Genetic Testing for Breast and Ovarian Cancer Susceptibility

Armen Hareyan's picture
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One of the most heralded developments in the molecular genetics of cancer in recent years has been identification of the BRCA1 and BRCA2 genes responsible for familial breast/ovarian cancer syndrome. About 10 percent of women with these cancers carry inherited mutations in one of these genes. Carriers have a considerably elevated lifetime risk of developing breast or ovarian cancer, estimated at 50-70 percent and 10-30 percent respectively, and may also be at elevated risk for colon, prostate, fallopian tube, and peritoneal cancers.

Discovery of the BRCA genes has produced significant demand for genetic testing. Because both genes are large, and mutations are scattered throughout their entire sequence, scientists face considerable technical challenges in developing reliable, cost-effective tests. Clinicians as well face immense challenges in deciding who and when to test, whether or not to inform other family members of test results, how and where to record results, and how best to care for patients found to be mutation carriers.

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Candidates for Screening. Since BRCA testing is costly, it generally is focused on individuals at high risk of being a mutation carrier. Occurrence of two or more cases of breast cancer prior to age 50 or ovarian cancer at any age is associated with a 10-20 percent probability of finding a mutation. Male breast cancer in the pedigree is particularly suggestive of BRCA2 mutation. The carrier frequency in the general population is about 1 in 500 (1 in 40 in the Ashkenazi Jewish population).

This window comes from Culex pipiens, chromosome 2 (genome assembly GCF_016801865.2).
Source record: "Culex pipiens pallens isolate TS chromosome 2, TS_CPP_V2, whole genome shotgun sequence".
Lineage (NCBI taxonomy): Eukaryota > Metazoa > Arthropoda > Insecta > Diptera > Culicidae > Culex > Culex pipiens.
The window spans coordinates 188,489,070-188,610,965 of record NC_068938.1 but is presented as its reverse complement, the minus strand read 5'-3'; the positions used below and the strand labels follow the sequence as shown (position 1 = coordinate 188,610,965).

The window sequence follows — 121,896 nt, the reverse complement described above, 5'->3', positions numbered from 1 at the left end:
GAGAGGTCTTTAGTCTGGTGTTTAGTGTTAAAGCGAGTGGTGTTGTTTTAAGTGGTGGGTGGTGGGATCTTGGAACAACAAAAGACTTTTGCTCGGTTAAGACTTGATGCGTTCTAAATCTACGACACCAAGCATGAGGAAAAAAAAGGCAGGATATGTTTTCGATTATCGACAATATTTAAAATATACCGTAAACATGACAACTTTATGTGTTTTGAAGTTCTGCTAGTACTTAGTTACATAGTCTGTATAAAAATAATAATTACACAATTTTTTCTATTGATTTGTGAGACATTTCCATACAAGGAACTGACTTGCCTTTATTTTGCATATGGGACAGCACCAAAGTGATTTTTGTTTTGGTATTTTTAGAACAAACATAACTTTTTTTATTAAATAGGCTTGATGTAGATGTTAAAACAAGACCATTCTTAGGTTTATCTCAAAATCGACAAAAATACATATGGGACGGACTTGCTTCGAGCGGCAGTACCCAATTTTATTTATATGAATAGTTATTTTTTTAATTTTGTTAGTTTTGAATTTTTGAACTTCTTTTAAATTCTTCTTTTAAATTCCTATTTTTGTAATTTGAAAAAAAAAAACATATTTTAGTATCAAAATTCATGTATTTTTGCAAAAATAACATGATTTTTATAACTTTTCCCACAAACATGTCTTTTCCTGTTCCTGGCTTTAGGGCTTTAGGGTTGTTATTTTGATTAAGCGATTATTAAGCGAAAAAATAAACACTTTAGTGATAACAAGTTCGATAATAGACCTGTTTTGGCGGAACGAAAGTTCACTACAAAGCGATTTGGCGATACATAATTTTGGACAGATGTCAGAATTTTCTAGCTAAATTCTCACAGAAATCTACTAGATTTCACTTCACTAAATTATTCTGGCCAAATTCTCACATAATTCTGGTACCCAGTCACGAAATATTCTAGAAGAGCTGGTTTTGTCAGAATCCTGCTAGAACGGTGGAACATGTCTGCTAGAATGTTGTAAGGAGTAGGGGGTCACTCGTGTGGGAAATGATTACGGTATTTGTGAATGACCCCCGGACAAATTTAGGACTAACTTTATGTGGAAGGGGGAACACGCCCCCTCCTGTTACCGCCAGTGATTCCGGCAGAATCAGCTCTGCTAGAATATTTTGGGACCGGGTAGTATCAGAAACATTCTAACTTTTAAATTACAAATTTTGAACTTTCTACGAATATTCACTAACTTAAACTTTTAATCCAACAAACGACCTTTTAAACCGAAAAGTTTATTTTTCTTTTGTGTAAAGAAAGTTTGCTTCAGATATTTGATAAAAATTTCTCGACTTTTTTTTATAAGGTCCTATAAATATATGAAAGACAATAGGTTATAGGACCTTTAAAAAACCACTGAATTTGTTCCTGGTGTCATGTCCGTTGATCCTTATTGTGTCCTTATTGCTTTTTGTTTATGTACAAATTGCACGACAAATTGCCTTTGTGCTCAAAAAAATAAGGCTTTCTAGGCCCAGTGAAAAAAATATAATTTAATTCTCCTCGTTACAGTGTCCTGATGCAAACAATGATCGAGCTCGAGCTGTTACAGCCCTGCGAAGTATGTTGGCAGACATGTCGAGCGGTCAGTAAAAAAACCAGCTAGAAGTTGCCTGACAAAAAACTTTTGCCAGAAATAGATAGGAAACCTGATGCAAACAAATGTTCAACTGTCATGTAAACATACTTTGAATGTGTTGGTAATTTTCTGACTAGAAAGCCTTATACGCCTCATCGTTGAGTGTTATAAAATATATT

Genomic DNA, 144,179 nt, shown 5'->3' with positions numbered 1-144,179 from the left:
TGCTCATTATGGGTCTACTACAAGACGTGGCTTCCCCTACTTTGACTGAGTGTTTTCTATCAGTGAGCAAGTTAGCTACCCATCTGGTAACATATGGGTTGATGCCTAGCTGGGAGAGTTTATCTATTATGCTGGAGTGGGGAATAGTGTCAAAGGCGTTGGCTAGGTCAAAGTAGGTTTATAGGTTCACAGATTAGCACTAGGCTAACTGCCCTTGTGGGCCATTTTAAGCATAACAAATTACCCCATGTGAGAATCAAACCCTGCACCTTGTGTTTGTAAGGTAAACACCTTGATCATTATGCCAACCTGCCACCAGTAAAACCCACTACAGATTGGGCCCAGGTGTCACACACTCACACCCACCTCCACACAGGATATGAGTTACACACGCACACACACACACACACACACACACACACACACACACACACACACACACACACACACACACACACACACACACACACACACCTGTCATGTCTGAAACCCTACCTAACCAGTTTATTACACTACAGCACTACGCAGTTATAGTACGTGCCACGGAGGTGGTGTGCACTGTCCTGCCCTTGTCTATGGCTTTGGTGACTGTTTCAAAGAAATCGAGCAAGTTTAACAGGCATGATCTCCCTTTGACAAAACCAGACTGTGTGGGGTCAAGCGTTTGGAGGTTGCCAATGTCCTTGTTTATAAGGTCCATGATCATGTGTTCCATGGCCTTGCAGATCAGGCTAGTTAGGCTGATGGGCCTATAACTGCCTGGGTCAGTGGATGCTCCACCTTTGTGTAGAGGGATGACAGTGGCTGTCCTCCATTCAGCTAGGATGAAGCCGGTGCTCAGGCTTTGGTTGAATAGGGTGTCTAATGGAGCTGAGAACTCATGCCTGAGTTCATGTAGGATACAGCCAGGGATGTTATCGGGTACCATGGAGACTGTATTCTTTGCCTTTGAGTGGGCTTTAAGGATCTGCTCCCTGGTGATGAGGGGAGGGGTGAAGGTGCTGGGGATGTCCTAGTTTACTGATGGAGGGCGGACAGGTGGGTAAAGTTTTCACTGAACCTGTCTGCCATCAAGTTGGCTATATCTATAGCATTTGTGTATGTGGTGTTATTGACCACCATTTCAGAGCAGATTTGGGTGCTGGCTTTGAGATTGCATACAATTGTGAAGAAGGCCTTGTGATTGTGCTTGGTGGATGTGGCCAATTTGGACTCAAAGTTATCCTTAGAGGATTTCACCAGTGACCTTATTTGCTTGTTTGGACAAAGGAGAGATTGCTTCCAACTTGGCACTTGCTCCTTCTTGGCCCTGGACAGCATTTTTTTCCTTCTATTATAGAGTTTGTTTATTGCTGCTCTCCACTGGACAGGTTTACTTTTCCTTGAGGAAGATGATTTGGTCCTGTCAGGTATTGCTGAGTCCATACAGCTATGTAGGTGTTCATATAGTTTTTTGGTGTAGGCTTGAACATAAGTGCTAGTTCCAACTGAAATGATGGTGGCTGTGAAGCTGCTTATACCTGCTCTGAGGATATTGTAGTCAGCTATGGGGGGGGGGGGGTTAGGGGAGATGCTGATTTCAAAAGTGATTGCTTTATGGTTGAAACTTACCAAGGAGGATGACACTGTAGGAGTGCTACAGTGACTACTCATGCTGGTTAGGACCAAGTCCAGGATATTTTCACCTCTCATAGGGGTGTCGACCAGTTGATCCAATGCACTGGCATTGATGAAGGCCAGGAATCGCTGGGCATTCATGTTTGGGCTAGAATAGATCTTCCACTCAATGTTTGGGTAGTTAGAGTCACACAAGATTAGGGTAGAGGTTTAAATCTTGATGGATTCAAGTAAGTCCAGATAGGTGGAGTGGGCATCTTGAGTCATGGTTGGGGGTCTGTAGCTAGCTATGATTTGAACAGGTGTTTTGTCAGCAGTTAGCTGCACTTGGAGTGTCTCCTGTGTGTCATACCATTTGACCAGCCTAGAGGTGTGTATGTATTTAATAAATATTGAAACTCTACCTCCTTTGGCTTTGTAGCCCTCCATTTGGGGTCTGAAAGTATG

Genetic testing of a high-risk family is best focused on individuals who have already been affected by cancer. If a specific BRCA mutation is found, other family members can then be tested at less expense. Both false-positive and false-negative test results may occur due to detection of polymorphisms and failure to identify certain types of mutations, complicating the management of high-risk families in which a clearly deleterious mutation is not found.

Genetic testing is important in evaluating families with a strong history of breast and/or ovarian cancer, but should not be offered without pre- and post-test counseling. Genetic counselors play an important role in this process as they have special training and expertise in discussing the complex issues that surround this field. Issues for the physician and genetic counselor to discuss with anyone considering BRCA screening include: limitations of available tests; costs of the test and counseling; emotional impact of the results on herself and family members; insurance ramifications and potential for discrimination; and choices concerning clinical management if she is found to carry a BRCA mutation.

Issues of Discrimination. In April 1995, the U.S. Equal Employment Opportunity Commission issued guidelines clarifying that the 1990 Americans with Disabilities Act extends protection to individuals discriminated against on the basis of genetic information. More than 27 states have also extended some protection to genetic information. Nonetheless, patients justifiably have misgivings about the nonmedical consequences of a genetic finding. Misuse of genetic information can have devastating consequences

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